A battery operated LED light to help my aging eyes see the light gray words printed on tan pages, as so many of the older books have.

It’s a light to help me wind down at night. To take my mind off the endless, circular motion of my worried brain as it goes round and round the catastrophic thinking that has become my daily companion.

The batteries recently died in my “light”. I replaced them, then realized that the velcro holding it to my bed was peeled off & I wasn’t sure if I had anymore. It was useless if I had to prop it up or hold it. “Oh well”, I thought, as I snuggled into my bed.

I'm too tired to care.

This had become my motto recently.

We had been camping all weekend and I was exhausted. My husband was busy packing to leave out of town for work.

As I drifted off to sleep I awoke to see him sticking my brand newly velcroed LED light in its place on my bed.

I couldn’t believe it. Or maybe I could. This man spent all weekend hauling around campers and coolers and ATVs to make sure I could relax all weekend. He even climbed up a huge steep mountain- in a rainstorm- to find me some Geodes, hauling the 50+lbs down the slippery mountain.

These acts of service may not appeal to everyone, but after the few years of struggle with my son that we’ve had- it’s the little things……AND it’s the things that we normally wouldn’t appreciate, that matter. Especially in times of stress.

You see: my husband isn’t my substance use disorder son’s father. He only knows him as “the addict”. He doesn’t know This Guy. The fun-loving guy who always has a funny story to tell. The guy who never stops talking, but yet not in an annoying way. He always has some idea, some thought or joke to tell. Always smiling. My long lost funny boy.

My husband doesn’t understand my feelings of loss.

The losing someone while their still alive-loss. The missing of family vacations- before addiction stuck its ravaged head into our business of happy little family-loss.

He doesn’t understand my literal consume-ment of my son’s addiction. With his life.

But he cares about me.

And he cares about my self care. Thus -he cares about my light.

In the world of substance use disorder, it’s easy to feel alone and that no one can possibly understand. It’s so important to find bits of support wherever we can. They may not understand what we’re going through, but they can still care.

I was watching one of my favorite shows, “I Shouldn’t Be Alive.” It was about a man who crashed his plane into the African bush. When rescued he felt a hand on his shoulder and heard these words:

"You're in safe hands now." 

You may not have a partner, but we can all find our “safe hands” or our “light”- if we start looking for the small miracles.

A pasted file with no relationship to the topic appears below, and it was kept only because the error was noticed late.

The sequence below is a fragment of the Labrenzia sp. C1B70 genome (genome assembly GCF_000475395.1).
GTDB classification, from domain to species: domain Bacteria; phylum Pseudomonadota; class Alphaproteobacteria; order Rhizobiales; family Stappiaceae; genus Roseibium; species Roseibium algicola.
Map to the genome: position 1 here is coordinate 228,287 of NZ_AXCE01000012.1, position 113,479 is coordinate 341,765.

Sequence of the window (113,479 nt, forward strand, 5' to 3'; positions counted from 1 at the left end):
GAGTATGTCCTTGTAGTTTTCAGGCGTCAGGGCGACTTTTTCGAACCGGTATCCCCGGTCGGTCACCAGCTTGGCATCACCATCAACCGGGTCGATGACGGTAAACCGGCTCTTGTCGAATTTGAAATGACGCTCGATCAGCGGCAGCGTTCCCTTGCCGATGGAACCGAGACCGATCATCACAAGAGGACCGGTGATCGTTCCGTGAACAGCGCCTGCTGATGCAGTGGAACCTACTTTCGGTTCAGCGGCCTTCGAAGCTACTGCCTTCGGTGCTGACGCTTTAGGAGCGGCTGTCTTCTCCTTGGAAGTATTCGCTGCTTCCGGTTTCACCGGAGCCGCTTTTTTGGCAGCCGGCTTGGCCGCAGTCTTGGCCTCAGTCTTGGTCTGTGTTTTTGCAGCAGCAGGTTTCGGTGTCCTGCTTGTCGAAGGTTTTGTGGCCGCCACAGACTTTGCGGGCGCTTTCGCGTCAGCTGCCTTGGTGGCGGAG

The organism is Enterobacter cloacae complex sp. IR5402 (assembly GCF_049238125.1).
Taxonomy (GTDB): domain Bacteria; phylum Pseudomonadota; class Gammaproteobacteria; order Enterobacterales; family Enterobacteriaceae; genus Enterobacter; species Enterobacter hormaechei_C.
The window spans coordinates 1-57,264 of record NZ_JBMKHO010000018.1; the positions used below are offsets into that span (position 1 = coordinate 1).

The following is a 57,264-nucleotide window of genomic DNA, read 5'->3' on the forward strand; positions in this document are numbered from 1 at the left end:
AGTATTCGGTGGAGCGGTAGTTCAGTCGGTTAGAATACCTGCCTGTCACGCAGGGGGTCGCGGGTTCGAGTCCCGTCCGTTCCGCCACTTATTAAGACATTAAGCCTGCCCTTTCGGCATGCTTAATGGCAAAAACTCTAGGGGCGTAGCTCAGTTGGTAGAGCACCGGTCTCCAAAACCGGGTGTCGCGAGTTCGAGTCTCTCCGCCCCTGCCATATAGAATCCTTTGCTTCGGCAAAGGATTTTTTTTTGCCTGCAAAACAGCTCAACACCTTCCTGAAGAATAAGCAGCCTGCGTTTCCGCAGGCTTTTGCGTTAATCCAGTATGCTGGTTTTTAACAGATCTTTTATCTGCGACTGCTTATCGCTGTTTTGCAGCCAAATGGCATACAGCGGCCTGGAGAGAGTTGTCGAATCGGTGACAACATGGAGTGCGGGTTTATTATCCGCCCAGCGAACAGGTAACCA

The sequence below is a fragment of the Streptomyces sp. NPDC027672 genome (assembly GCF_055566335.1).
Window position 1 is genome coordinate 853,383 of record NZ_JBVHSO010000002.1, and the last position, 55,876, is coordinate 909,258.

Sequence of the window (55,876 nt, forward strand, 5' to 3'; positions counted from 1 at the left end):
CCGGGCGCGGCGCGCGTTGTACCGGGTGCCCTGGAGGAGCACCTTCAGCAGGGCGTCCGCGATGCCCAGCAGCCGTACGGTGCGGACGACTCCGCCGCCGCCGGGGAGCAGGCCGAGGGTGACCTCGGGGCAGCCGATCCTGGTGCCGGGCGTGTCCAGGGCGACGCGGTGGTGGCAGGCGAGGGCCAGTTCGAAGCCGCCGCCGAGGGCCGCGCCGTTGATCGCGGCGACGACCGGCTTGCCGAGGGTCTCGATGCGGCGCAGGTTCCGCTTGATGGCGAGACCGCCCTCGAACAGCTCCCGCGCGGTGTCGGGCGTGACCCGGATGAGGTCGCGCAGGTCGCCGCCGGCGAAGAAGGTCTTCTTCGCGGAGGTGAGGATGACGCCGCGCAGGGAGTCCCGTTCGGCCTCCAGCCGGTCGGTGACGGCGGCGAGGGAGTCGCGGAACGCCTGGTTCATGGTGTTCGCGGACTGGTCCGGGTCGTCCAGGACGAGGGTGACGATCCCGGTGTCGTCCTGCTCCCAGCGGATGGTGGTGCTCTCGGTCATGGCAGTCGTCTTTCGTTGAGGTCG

I woke up today shrouded in worry & dread. Wishing for so many “things” that I want to happen to me and those I love.
Things that would surely calm my riddled heart of chaos.
While watching the planes go to and from the airport and seeing my little doggie without a care in the world, I realized that although those planes LOOK like they’re in a straight line, it’s only because they are so close to their destination. They are coming in for the landing or just taking off with high hopes and lots of turbo.

Yet, while in the air, they are tossed to and fro and veering off course many times.

What if they gave up midair, saying “to hell with these clouds, I can’t see where I’m going”.

Just like the plane’s journey mine and my kids’ are also riddled with turbulent clouds at times, spilled drinks, vomiting, fear, confusion, blankets.

I realized that most of the “things” that I want are long-acting things.

Most are actually out of my immediate control. Sure I can do all the prep work & hustle in all directions trying this way and that way to pull people and circumstances my way. Wanting immediate results!! But my work must end there.
At some point I have to give it up and just love the journey without regard to the possible outcomes.

Holding space- giving grace.

I can still align myself with the highest vibration possible.

I can still give unconditional love and support.
But ultimately others have their part to play too. I can’t force someone to hire me. I can’t take away my kid’s problems or pain. I can only fly steady.while appreciating the many experiences and blessings I have NOW!

My day turned out to have a lot of turbulence- locked out of my house, phone dead. Wouldn’t charge. Stuck giving plasma for an hour with no book to read or phone to look at lol (that’s torture). Bombed one interview.
But I also rocked another interview! I was pretty much offered a position that I didn’t even apply for 🤞🙏(we’ll see on Friday)
And I was touched by the kindness angel 😇again, who always seems to rescue me.
Life is sooooo full of blessings if we can look past the turbulence.